Q&A: Fleur Hicks, One Four Zero

I think it is fair to say that digital due diligence is not something many private equity firms gave much thought to ten years ago. Has that changed, and if so, why?

Private equity firms have done a bit of digital due diligence here and there historically, but it is was always bundled up as an additional part of the commercial due diligence. That has changed over the last 12 months and digital due diligence has become a separate discipline in its own right.

There are broad trends behind this. Firstly, the proliferation of social media has made a reputational assessment very important for investors. Technology has transformed the way companies are regarded by their customers and employees and investors need to understand that.

Secondly, technology and big data are now integral to any growth strategy. Buyers want to map out how effective a target company is at identifying potential customers, drawing customers in and converting those touch points into actions.

All companies create and use large datasets. What excites private equity investors is that these datasets are usually easy to access, unbiased and reports or dashboards can be turned around quickly.

Given your digital focus, is most of your work on technology companies?

No. We have done work in health, retail, education, FS and industrials to name but a few. Irrespective of whether you are a B2C or B2B business, every time a customer wants to make a purchase they start their research online, and that leaves a data trail. Any company in any sector can use that data to understand customer behaviour, purchase intent, buying triggers and growth prospects. That analysis can then be mapped against how competitors are performing. It is not just a technology company thing.

In your work with private equity, are there certain things you look at in each deal, or is your work bespoke in nature?                                                                        

Our work is bespoke and can range from doing a broad overview of a particular market to specific analysis of what data a company holds and how they use that data effectively.

In a market-mapping exercise we can provide a report on the size of market, who is rising and who is falling and track the performance of a specific target company relative to its peers.

When we are asked to consult on an individual company, we will use the detailed data to devise a strategy that will help them hit their KPIs.  This might be geared towards looking at how best to influence customer behaviour or grow new verticals, or even where to build new premises.

We also do in-depth audience profiling to gain insight into what motivates customers and how other brands are getting it right (or wrong).  This can save huge amounts of money post transaction as insights are based on such robust data that strategies can be launched with a high level of confidence that they will work.

When do firms usually bring you into a process?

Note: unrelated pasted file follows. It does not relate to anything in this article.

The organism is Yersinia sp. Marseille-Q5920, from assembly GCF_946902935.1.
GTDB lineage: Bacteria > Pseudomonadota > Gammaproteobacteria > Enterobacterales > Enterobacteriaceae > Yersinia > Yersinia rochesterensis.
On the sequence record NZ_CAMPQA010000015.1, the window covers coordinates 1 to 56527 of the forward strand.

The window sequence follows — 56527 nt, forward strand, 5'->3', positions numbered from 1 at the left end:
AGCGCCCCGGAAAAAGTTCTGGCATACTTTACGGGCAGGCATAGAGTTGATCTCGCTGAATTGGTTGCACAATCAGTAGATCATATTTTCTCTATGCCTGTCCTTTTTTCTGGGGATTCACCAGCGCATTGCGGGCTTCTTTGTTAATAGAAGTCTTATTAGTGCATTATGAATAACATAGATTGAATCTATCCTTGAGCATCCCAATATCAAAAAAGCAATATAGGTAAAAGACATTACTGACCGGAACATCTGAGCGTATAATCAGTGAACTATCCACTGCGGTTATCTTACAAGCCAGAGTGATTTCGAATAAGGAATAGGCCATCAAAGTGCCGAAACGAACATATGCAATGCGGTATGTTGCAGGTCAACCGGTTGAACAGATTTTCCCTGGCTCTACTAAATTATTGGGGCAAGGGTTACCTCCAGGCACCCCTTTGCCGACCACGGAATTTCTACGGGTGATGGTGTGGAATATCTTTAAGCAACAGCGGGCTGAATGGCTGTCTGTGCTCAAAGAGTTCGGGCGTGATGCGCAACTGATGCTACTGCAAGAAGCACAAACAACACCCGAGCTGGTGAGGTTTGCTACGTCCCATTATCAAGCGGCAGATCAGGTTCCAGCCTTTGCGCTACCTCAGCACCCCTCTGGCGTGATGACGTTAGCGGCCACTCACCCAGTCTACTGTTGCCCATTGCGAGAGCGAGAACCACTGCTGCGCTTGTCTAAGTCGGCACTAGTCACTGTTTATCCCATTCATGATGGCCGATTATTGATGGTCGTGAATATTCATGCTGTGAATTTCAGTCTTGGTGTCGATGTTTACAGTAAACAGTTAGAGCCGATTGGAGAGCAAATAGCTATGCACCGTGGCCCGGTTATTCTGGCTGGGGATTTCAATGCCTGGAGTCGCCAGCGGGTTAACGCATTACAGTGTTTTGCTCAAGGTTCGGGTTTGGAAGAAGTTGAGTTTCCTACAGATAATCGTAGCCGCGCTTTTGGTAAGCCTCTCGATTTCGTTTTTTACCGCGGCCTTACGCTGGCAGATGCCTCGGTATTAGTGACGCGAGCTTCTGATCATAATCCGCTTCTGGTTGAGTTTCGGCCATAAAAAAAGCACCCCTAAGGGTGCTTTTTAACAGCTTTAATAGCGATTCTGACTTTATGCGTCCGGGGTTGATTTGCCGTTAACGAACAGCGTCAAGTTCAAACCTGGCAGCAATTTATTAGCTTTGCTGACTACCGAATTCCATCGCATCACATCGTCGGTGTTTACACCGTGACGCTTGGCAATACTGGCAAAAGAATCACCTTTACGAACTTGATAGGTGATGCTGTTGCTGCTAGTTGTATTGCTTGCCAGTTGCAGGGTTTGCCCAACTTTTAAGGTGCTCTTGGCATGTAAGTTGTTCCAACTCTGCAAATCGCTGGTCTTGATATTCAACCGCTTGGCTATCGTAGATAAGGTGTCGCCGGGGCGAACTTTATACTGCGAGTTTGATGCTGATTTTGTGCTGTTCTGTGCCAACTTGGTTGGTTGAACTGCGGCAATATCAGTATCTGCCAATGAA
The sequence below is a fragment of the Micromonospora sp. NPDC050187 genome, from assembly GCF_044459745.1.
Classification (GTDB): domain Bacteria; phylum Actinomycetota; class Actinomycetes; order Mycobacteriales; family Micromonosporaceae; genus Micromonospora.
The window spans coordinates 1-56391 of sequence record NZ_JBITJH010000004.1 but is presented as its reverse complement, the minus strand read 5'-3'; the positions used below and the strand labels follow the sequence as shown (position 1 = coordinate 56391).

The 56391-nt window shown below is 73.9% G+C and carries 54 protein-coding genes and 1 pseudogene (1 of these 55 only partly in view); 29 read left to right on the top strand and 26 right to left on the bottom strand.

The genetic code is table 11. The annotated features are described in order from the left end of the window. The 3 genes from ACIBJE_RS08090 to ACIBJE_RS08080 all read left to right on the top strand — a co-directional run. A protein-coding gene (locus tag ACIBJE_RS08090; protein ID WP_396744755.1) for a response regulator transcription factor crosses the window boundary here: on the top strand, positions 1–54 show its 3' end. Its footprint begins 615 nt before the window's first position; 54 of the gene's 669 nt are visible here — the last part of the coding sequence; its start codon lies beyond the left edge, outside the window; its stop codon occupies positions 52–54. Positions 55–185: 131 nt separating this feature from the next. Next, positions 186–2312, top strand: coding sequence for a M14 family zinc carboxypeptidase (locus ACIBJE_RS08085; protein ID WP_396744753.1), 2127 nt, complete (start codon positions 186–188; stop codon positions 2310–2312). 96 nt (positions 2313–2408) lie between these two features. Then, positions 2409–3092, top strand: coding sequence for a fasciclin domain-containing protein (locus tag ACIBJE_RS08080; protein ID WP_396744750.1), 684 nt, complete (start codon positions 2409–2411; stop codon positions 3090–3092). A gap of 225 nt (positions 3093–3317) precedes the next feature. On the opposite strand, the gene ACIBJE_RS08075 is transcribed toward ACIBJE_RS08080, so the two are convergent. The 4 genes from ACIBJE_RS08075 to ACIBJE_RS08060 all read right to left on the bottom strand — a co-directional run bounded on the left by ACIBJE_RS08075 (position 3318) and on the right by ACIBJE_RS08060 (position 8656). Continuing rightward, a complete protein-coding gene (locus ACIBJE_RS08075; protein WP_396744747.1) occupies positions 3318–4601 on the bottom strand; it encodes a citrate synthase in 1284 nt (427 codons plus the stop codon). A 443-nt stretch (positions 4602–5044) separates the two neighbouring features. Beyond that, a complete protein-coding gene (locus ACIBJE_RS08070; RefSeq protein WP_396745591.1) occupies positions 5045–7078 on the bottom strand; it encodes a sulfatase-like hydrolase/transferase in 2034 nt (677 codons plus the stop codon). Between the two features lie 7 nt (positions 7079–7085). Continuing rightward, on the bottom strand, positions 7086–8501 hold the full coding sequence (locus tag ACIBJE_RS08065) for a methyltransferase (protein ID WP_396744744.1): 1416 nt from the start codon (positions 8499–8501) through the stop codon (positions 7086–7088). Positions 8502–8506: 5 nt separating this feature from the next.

For market-mapping exercises we usually get called in quite early and well before a firm is ready to make an offer for a company, but if I look back over the last year most of our work is done in the latter stages when a firm has gone into exclusivity and has access to the management team. In these cases we usually do work that interrogates management business plans, qualifies market size and makes recommendations on what marketing strategies to follow.

When a deal is in exclusivity and we can get access to a company’s data we can provide some very detailed advice on modelling, conversion metrics and how to improve the effectiveness of audience engagement.

Do you ever continue working with portfolio company after a deal closes?

We often stay on to work with boards to help them with points identified in the digital due diligence. A general observation about all due diligence is that it has moved on from just looking at the downside risk and is as much about the opportunity. Much of our work feeds into the 100-day plan and we will stay on to develop strategy and tactics and help companies convert audience engagement into actions.

What is your assessment of the digital knowledge within private equity firms?

There is a lot of talk around data and how it is used, and we are still in a phase of educating the private equity market about the value we offer. That said, firms do recognise that big data is changing business and when they work with us they are very clear on what they need.

They also like the fact that data is objective and measurable. We have recently launched a web platform that private equity clients can use to analyse portfolio company data such as brand equity, market penetration, marketing effectiveness and engagement against its competitors in real time.  All from the outside in.  No other service provider is doing this and it is a real game changer for digital knowledge. Private equity firms have shown huge interest in this.

This content was sponsored by One Four Zero